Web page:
Bankruptcy Code Definition: “Community Claims” – A Distribution Complication For Community Property States
A “community claim” as defined in the Bankruptcy Code “means a claim that arose before the commencement of the case concerning the debtor for which property of the kind specified in section 541(a)(2) of this title is liable, whether or not there is any such property at the time of the commencement of the case.” Section 541(a)(2) provides that property of the estate includes “[a]ll interests of the debtor and the debtor’s spouse in community property as of the commencement of the case that is – (A) under the sole, equal, or joint management and control of the debtor; or (B) liable for an allowable claim against the debtor, or for both an allowable claim against the debtor and an allowable claim against the debtor’s spouse, to the extent that such interest is so liable.” These provisions together are intended to “regulate the treatment of community property under the Code and the rights and remedies of creditors in those jurisdictions that have enacted community property laws.” Collier Bankruptcy Manual, (4th Ed. 2015), ¶ 101.07. Section 541 governs the types of community property which becomes property of the estate, while the term “community claim” affects the definition of “creditor,” (11 U.S.C. § 101(10)(C), the term “creditor” includes an entity that has a community claim), the parties entitled to receive notice under section 342, and distribution of community property assets under section 726(c). Id.
Because of the definition, creditors holding claims against the debtor or a nondebtor (typically the debtor’s spouse or former spouse) may participate in the bankruptcy case, as long as that creditor could have satisfied its claim from community property under applicable state law. Id. Further, creditors with community claims are protected under the Bankruptcy Code by being permitted to participate in the distribution of community property assets that have passed to the debtor’s estate. Id. “Thus, an estate containing community property presents a unique situation under the Code in that its assets will be disbursed to both the creditors of the debtor and to entities who are not creditors of the debtor under state law, but who hold community claims under the Code.” Id.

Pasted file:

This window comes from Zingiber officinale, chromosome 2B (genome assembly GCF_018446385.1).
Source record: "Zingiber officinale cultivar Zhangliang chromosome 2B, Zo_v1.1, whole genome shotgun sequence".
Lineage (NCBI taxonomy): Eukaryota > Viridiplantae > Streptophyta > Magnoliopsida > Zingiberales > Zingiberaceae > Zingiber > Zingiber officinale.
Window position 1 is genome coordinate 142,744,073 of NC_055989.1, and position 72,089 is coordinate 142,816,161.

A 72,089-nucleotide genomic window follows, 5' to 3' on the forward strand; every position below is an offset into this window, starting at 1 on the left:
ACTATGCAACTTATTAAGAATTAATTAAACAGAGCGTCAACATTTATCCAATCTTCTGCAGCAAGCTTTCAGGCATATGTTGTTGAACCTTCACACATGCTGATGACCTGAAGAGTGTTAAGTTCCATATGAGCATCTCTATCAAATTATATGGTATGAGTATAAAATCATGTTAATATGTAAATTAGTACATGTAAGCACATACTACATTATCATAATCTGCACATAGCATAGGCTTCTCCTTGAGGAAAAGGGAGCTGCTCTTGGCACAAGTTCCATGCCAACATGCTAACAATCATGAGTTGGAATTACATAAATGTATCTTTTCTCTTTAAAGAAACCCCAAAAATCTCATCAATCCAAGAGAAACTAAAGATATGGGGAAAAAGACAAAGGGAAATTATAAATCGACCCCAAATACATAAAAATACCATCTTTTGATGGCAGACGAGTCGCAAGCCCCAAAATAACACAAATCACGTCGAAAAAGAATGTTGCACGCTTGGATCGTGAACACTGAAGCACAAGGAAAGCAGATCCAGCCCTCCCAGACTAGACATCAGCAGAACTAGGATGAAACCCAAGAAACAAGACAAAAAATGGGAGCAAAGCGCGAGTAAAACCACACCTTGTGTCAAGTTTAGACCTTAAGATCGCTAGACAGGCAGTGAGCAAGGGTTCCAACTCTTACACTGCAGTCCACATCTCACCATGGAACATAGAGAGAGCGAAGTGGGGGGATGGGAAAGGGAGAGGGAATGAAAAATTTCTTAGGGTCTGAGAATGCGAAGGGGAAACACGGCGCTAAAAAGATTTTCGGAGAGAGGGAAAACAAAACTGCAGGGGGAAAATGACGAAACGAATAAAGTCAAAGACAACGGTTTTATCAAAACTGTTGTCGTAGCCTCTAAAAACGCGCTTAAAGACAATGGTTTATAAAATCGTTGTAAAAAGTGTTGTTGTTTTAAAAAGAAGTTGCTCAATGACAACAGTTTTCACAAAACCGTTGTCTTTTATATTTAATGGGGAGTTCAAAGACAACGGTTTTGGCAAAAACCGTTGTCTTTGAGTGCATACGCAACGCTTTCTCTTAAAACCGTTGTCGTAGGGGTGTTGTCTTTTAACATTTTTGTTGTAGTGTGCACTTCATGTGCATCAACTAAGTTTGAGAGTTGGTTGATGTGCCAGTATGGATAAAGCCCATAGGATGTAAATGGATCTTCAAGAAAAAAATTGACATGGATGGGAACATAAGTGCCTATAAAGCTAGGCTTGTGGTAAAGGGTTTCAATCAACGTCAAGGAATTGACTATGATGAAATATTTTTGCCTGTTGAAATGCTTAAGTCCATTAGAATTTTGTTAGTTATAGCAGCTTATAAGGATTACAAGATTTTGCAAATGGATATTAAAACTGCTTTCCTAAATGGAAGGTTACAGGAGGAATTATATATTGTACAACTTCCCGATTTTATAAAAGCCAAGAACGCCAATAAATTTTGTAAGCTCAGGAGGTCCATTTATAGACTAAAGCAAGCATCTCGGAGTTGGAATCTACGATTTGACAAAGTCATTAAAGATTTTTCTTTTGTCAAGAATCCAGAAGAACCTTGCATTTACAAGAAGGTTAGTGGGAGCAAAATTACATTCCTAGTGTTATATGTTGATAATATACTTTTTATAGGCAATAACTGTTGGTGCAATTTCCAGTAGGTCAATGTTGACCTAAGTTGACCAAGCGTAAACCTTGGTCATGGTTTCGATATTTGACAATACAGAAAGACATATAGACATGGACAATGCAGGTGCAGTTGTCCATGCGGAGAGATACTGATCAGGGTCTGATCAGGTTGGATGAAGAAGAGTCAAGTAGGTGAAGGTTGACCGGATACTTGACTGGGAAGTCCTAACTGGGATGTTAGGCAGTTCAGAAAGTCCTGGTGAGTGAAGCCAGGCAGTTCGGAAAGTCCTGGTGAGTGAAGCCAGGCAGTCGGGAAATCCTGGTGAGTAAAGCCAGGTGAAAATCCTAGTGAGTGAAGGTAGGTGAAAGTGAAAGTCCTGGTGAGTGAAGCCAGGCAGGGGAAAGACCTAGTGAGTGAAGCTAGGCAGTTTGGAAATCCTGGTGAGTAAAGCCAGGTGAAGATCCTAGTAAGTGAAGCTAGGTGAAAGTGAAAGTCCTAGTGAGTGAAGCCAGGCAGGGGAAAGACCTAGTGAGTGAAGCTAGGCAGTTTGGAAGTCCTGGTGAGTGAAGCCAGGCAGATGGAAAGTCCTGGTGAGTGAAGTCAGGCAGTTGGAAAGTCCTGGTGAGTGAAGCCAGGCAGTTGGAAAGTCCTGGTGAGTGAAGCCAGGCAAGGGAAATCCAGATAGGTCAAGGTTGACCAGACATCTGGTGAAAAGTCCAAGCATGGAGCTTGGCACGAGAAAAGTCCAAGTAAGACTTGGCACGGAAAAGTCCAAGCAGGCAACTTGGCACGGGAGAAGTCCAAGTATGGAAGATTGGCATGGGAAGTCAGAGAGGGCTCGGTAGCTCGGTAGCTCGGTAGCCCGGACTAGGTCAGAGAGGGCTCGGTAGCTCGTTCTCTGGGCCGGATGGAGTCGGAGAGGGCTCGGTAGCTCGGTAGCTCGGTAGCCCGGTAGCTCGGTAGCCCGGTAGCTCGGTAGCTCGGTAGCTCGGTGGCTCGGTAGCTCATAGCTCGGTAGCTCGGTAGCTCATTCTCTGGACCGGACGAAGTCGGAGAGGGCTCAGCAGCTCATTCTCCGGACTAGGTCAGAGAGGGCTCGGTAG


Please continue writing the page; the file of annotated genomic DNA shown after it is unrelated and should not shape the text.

Specifically, § 726(a) provides the general priority scheme for distribution of estate assets. Section 726(c) provides that if there is community property included in the estate under section 541(a)(2), then such property or proceeds thereof, shall be segregated from other estate property. Then, after certain administrative claims under 503 are paid as directed by the Court, then community claims are paid first from such property. See 11 U.S.C. § 726(c).
To have a community claim, the creditor must show that (1) there is a debt owed by one of the spouses, (2) the debt must be satisfiable from community property under applicable state law, and (3) such community property must be included in the estate under section 541(a)(2). Collier Bankruptcy Manual, ¶ 101.07. States with community property laws generally fall into two categories: (i) those that follow the “community debt” doctrine, where the community is considered to have the capacity to incur debts, and is liable for an obligation of a spouse if the spouse was acting as an agent of the marital community, or (ii) those that attribute a liability to the spouse who incurs it, irrespective of whether or not the debt was incurred for separate or community purposes. Id. Each of these types have specific rules for when only community property, or separate property, is subject to the various types of claims. Id. The Bankruptcy Code preempts some of the intricacies of state community property laws by adopting an all or nothing approach: if a creditor may satisfy any portion of its claim from community property, then that creditor holds a community claim entitled to distributions as set forth in section 726. Id. “Any attempt to implement the refinements of liability which exist under the laws of the various community property states would have hopelessly complicated an already difficult distribution scheme.” Id.
Patricia B. Fugée